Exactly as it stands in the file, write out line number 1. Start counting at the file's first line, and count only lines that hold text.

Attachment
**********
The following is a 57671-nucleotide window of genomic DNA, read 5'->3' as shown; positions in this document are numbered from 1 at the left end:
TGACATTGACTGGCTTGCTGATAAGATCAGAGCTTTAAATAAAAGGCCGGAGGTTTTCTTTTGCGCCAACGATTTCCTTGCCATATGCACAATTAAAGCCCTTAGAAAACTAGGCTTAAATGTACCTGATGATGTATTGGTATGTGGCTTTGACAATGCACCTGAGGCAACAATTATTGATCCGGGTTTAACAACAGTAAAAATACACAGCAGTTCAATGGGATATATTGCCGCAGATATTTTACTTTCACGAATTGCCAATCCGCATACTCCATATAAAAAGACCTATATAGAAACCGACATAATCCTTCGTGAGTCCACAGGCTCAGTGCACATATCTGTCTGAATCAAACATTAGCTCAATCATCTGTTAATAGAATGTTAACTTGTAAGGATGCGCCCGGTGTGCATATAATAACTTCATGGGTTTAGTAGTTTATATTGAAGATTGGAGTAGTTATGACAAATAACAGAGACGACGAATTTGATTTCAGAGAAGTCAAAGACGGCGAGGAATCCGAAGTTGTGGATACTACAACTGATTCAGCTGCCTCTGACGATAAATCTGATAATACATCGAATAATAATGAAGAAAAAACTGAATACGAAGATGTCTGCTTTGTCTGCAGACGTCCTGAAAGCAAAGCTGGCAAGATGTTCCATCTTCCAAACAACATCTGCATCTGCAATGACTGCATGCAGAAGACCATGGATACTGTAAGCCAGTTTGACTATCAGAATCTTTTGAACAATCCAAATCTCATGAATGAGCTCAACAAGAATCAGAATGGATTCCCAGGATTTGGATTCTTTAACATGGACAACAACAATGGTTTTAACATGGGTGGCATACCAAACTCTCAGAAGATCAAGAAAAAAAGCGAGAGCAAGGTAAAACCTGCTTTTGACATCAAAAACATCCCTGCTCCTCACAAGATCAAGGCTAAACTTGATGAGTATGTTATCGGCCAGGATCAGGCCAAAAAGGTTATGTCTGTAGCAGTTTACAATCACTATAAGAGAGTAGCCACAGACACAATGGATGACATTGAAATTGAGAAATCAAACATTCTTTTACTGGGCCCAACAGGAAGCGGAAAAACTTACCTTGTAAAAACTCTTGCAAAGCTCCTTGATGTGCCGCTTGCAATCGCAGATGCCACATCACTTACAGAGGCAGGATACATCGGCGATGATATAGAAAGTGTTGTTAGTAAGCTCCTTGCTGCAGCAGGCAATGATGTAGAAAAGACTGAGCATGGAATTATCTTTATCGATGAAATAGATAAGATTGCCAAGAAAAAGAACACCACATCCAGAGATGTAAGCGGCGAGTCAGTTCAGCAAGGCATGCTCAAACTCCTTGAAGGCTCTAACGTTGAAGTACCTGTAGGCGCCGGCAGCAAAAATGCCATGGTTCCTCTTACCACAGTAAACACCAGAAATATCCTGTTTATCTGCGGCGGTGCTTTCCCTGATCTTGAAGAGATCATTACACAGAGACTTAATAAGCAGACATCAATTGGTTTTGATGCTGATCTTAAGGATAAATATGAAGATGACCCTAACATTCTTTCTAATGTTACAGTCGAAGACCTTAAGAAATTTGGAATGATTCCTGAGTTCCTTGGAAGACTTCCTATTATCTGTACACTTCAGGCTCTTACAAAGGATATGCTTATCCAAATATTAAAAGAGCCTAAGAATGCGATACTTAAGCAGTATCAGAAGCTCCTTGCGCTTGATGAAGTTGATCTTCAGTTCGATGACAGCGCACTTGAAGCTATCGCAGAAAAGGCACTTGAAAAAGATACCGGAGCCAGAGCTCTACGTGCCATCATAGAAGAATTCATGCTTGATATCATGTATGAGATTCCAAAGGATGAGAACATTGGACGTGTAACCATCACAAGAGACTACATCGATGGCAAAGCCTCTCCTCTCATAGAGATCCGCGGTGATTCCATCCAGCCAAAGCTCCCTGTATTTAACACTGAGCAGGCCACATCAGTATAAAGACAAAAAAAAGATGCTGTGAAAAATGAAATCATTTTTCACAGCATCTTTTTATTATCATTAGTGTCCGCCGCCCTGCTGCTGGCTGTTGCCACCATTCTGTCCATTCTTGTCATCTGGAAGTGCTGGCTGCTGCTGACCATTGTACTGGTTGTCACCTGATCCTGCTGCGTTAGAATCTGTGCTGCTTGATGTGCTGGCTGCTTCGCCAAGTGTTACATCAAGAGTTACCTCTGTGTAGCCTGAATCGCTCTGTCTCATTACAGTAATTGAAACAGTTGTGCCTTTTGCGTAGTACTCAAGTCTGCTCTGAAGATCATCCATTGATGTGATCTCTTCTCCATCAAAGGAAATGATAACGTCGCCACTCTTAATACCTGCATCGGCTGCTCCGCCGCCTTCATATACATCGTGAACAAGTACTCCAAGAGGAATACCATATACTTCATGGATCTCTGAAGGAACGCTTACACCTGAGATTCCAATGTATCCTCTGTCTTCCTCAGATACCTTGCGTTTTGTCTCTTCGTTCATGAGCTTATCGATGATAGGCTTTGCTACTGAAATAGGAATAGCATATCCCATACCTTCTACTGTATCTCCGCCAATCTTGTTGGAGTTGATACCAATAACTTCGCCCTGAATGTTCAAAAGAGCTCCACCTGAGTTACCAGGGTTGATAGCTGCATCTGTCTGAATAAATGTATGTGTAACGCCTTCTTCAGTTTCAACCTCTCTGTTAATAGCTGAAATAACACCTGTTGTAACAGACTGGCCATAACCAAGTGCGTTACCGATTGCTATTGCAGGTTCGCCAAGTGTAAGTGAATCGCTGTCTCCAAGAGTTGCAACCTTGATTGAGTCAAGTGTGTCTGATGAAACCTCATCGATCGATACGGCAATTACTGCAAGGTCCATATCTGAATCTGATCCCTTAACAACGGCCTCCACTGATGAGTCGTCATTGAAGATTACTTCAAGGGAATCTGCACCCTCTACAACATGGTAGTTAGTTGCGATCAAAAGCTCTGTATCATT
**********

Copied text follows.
The following is a 57671-nucleotide window of genomic DNA, read 5'->3' as shown; positions in this document are numbered from 1 at the left end: